Robin Ventura is now embarking on his second career as a manager. He was one of the great figures in White Sox history, and an interesting case study in player development.
Ventura was one of the great college stars of the mid-1980s, thriving at Oklahoma State University, winning All-America honors all three years of his college career. He had a stunning freshman season in 1986, hitting .469 with 21 homers and 96 RBI, leading NCAA Division I in RBI and runs scored. He followed up with an historic 1987 season, hitting .428 with 21 homers, 110 RBI, and a 58-game consecutive game hit streak.
His junior draft season was also excellent: .396 with 26 homers and 96 RBI, winning the Golden Spikes Award. He was drafted in the first round by the Chicago White Sox, 10th overall.
Who was drafted ahead of him? Well, that's an interesting list in itself:
1) Andy Benes, RHP, Padres, from Evansville University
2) Mark Lewis, SS, Indians, from high school from Hamilton, Ohio
3) Steve Avery, LHP, Braves, from high school in Taylor, Michigan
4) Gregg Olson, RHP, Orioles, from Auburn University
5) Bill Bene, RHP, Dodgers, from UCLA
6) Monty Fariss, SS, Rangers, from Oklahoma State (teammate of Ventura)
7) Willie Ansley, OF, Astros, from high school in Plainview, Texas
8) , LHP, Angels, from the University of Michigan
9) Ty Griffin, 2B, Cubs, from Georgia Tech
Ventura was considered very polished as you might expect and a sure-bet to make the majors quickly. He was expected to hit for average, hit for power, and provide strong glovework at third base. This was years before I did prospect analysis as anything more than a hobby, but a player with similar skills, college success, and scouting reports nowadays would get a Grade A- from me, and maybe even a straight-A.
He signed too late to play in 1988, but went directly to Double-A to begin his pro career in '89. He played 129 games for Double-A Birmingham, hitting .278/.403/.361. Given the power he showed in college, his home run production as very disappointing: he hit just three on the season. However, he showed exceptionally good strike zone judgment, drawing 93 walks against only 51 strikeouts in 563 plate appearances. Although he made 26 errors, scouts were impressed enough with his range and arm strength that he was named the top defensive third baseman in the Southern League by Baseball America.
He was promoted to the majors late in the year and hit .178/.298/.244 in 16 games, with eight walks and six strikeouts in 45 at-bats.
Ventura's Double-A season was decent enough, but the obvious concern was lack of power production, with people worrying that the home runs he hit in college were a result of the metal bat. I remember being concerned about that and wondering if Ventura had been overrated, although I also remember that the BB/K/AB ratio stood out as a big positive. It is very hard to say what I would grade a similar player nowadays; I'd probably knock them down to a B+ at least and perhaps a straight-B. However, knowing how things turned out, it is difficult to say what I would have done grade-wise with a degree of honesty.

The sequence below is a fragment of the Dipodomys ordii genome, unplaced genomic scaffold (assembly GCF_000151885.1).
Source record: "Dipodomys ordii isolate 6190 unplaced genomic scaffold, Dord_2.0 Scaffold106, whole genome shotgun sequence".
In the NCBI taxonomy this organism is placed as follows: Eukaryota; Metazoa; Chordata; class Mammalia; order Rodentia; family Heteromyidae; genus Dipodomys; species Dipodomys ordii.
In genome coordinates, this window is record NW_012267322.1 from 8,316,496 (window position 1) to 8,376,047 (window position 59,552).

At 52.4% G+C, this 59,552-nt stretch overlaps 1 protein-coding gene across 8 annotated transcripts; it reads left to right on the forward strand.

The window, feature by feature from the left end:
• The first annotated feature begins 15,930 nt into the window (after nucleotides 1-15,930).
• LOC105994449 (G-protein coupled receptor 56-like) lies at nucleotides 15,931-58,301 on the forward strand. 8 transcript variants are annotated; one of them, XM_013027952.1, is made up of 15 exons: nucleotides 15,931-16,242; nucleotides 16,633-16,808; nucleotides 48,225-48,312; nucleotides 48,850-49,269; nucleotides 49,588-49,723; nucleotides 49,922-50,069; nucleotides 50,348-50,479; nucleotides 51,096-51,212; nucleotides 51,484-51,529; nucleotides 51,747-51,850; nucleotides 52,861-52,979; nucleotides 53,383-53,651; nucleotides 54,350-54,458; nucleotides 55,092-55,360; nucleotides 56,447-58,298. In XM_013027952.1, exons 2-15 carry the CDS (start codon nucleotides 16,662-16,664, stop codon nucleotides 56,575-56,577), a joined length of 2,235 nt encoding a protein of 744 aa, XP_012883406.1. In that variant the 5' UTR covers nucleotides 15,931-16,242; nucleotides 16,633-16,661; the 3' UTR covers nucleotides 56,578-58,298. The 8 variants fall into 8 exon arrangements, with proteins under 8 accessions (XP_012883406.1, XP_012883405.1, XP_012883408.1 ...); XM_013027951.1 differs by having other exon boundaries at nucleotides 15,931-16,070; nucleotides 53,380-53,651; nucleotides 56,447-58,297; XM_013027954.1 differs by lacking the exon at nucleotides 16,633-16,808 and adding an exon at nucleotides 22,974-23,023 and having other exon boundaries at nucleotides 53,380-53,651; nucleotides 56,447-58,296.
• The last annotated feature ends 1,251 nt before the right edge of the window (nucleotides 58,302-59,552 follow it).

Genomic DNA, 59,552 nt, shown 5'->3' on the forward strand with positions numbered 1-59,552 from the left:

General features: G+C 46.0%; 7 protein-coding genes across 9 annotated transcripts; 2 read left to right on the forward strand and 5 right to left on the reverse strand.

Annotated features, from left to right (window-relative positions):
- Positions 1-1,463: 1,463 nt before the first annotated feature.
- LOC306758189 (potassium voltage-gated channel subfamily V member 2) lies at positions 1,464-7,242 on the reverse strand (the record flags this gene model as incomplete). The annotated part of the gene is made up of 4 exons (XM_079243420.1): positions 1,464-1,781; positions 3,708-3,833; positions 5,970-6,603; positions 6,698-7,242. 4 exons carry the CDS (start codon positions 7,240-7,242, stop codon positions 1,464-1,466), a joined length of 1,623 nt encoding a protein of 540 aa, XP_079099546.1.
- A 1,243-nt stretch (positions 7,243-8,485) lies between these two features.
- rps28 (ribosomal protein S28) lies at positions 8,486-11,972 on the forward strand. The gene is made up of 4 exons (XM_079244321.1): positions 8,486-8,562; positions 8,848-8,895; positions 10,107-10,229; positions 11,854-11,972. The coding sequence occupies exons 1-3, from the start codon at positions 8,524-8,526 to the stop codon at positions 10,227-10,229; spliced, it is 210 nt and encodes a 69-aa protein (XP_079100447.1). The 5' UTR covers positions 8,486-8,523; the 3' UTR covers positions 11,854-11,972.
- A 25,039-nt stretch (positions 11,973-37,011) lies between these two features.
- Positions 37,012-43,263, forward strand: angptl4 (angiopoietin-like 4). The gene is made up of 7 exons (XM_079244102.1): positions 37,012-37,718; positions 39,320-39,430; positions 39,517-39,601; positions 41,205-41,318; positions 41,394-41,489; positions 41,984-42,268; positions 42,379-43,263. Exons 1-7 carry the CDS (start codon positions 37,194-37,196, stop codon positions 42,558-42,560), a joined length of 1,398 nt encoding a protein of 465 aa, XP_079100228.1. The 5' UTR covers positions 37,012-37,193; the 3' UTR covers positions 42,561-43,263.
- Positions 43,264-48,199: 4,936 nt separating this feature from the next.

Ventura won the White Sox third base job out of spring training in 1990. He did not have a good year offensively, hitting just .249/.324/.318 with five homers and 17 doubles. He did show good contact ability, whiffing just 53 times against 55 walks in 493 at-bats. At one point, he suffered through a tough 0-for-41 slump.
On the other hand, he played well with the glove, part of the reason the Sox stuck with him despite his lackluster hitting. Indeed, his glove helped boost his WAR to 2.0; WAR didn't exist then, of course, but the White Sox were willing to let his offensive troubles play out in part because his glove was solid.
The key thing here sabermetrically is that his strikeout rate remained quite low, even when he wasn't putting up other numbers.
The power came in 1991: Ventura rewarded Chicago's faith and hit .284/.367/.442 with 23 homers, 100 RBI, 80 walks, and just 67 strikeouts in 606 at-bats, posting an OPS+ of 126. He won his first Gold Glove, with the combination of fielding and hitting jumping his WAR up to 6.0. This was the player scouts saw at Oklahoma State.
And that player stuck around for a long time. Aside from 1997 when a broken ankle limited him to 54 games, Ventura was a regular major league third baseman for 13 years. He was a consistently above average hitter all the way through age 31; he finally began showing his age at 32 when he hit just .237 for the Mets, OPS+ 98, though he still knocked 24 homers. He pulled things together with decent seasons at age 33 and 34, but by 35 his skills were clearly deteriorating. After a season on the Dodgers bench in '04, he retired.
Overall, Ventura hit .267/.362/.444 in his career, OPS+114, wRC+ 114. His peak WAR values were 1992 at 6.7, 1998 at 6.1, and 1991 at 6.0. He won six Gold Gloves. His career WAR was 61.2.
Most Similar Player according to Bill James Sim Score:
Among players who spent the majority of their career at third base, Ventura ranks 22nd all-time with a 61.2 WAR. This puts him in the neighborhood with Buddy Bell (66.6), Home Run Baker (65.4), Boyer (63.3), Bando (62.7), Cey (59.4), and Stan Hack (58.9).
The Cey, Bando, and Boyer comps work particularly well, showing up on both the Sim Score and WAR lists. None of these guys were Hall of Famers, but they all were very productive players who had long careers. Indeed, you can make a case that all three of those guys (and Ventura) were better players than some of the more marginal Hall of Fame players.
LESSONS: Low strikeout rates are good. Sometimes you need to be patient with a prospect. Don't under-value defense.